WASHINGTON - George Washington recorded its first conference victory of a rebuilding season Wednesday at Smith Center, while George Mason suffered a pair of stinging setbacks.

After three near-misses in the Atlantic 10, the Colonials took command late in the first half and rode the play of senior guard Armel Potter to defeat the Patriots, 73-67.

The victory ended a four-game losing streak in the series and further dampened the mood of the visitors, who learned earlier that guard Justin Kier, the team's most important player and only senior in the rotation, might miss the rest of the season after re-injuring his right foot in practice.

Kier, the A-10's most improved player last season, is scheduled to have surgery Friday for a fracture.

The athletic department did not provide a timetable for recovery. However, the best-case scenario is the last week of the regular season or the Atlantic 10 tournament March 11-15.

Coach Dave Paulsen is also looking into the possibility of a medical redshirt, though it's unclear whether he would be eligible to return next season.

"I am absolutely heartbroken for Justin," Paulsen said. "To reinjure his foot at this time doesn't seem fair."

Kier missed the first six games after suffering a stress fracture in preseason.

The latest injury is a major blow to a young team that won 11 of its first 12 games for the program's best start in 36 years and was beginning to find its place in an improved league.

George Mason had taken a conservative approach after Kier's initial injury; he did not undergo surgery and was careful not to rush back. There was a concern, however, he could suffer another setback.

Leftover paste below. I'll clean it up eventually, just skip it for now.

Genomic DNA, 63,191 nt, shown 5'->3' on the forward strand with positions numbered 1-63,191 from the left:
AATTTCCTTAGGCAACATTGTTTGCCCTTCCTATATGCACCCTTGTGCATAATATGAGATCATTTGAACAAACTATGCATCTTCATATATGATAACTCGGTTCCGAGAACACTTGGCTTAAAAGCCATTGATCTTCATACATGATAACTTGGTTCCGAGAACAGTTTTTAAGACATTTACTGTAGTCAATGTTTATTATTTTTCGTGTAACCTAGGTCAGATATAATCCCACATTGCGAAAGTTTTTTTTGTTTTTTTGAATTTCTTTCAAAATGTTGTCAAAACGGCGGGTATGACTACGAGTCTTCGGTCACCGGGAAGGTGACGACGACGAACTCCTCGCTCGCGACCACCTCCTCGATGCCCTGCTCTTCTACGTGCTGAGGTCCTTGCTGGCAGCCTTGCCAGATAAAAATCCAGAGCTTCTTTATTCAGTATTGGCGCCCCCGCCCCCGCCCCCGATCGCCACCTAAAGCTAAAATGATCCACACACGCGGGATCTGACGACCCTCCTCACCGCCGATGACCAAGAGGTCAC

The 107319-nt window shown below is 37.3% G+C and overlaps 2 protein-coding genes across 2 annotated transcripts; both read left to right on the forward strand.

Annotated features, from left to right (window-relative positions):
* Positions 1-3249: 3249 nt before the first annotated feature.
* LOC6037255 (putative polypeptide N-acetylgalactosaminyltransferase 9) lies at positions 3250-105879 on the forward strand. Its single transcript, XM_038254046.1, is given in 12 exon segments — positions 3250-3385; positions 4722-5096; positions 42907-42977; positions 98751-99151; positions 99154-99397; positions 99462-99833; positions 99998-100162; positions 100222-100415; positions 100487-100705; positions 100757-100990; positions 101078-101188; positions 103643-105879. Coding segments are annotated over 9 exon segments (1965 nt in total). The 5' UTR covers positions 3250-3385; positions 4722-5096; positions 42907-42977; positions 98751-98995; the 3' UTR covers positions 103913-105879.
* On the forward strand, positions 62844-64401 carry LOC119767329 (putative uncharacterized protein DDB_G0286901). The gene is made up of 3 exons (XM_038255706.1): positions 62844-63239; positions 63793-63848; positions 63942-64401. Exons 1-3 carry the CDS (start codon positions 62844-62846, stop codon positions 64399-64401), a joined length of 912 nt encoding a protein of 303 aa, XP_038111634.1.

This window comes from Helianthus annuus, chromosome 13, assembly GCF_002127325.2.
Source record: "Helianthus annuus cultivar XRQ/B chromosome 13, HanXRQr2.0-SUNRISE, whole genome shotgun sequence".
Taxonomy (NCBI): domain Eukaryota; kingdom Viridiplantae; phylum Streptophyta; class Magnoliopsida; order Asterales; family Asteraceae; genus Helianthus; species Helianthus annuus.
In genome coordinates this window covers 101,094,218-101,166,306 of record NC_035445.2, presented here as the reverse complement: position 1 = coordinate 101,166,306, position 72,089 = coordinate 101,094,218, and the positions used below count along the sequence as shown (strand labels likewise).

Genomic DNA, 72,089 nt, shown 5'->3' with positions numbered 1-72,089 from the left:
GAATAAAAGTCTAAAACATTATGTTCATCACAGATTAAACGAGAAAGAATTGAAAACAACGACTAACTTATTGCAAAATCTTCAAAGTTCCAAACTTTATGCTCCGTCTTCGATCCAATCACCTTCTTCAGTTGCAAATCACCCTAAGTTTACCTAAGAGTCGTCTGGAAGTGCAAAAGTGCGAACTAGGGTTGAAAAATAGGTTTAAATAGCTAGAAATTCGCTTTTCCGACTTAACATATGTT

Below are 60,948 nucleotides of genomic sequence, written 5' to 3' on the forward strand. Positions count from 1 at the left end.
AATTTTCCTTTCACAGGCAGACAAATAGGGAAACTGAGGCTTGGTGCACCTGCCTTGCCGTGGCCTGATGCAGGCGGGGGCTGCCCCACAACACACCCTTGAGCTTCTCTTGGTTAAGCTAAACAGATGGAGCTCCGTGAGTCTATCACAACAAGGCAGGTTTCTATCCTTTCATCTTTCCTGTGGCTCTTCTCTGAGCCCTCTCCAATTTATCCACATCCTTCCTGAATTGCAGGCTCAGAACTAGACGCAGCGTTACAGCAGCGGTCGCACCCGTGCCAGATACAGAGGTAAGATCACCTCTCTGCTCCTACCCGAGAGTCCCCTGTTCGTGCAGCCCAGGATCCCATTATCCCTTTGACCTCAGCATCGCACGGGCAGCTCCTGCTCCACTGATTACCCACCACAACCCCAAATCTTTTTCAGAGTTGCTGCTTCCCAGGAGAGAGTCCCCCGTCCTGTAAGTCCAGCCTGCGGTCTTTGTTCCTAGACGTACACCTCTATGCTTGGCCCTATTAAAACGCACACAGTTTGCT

Paulsen gradually increased his playing time, and Kier had 18 points in Saturday's victory at La Salle.

Without him Wednesday, the Patriots (12-5, 1-3) lacked direction and never recovered from GW's 13-2 run to end the first half. The Colonials (7-10, 1-3) snapped a four-game losing streak overall and had the answers after five-point losses to St. Bonaventure, Saint Louis and Duquesne.

"I didn't even know we had lost a few games in a row," first-year coach Jamion Christian said. "The way I operate and the way I am trying to help these guys operate is not to be based on results. To be based on effort and how much we are learning and growing every single day."

Potter led the way with a season-high 26 points, plus seven assists and six rebounds. Freshman Jamison Battle made five 3-pointers during a decisive eight-minute stretch bridging halftime and finished with 15 points.

Potter credited his coaches and teammates for encouraging him to drive to the basket.

"Even when I got it blocked, they were like, 'Man, keep going to the rim, keep being aggressive,' " he said. "I kept hearing that in my ear so I am just like, "Alright, go.' I had 'go' in my mind the whole game."

A.J. Wilson, who began the day third in the nation in blocked shots, powered the Patriots with 18 points, 11 rebounds and five blocks. The guards, however, combined to shoot 13 of 42.

The Colonials compensated for 15 turnovers by shooting 49 percent, while the Patriots finished at 38 percent.

George Mason led by five in the first half when GW roared ahead, thanks in large part to two 3-pointers by Battle and one by Maceo Jack.

Paulsen said, "We gave up three 3s to guys that we had unequivocally, clearly, emphatically stated do not let them shoot."

The Colonials turned a six-point halftime lead into a 14-point advantage with about 11 minutes left. The final score was as close as the Patriots got in the second half as the Colonials held their ground and, until the last 64 seconds, made all their second-half free throws (17 of 23 overall).

While the visitors seemed lost at times, the Colonials showed poise and maturity.

"I just make sure I continue to preach to younger guys how hard it is to win," Potter said of a squad that started three freshmen and was without injured senior Arnaldo Toro, GW's leading rebounder. "We have to pay attention to all the little details, and we did that in the second half and closed out the game."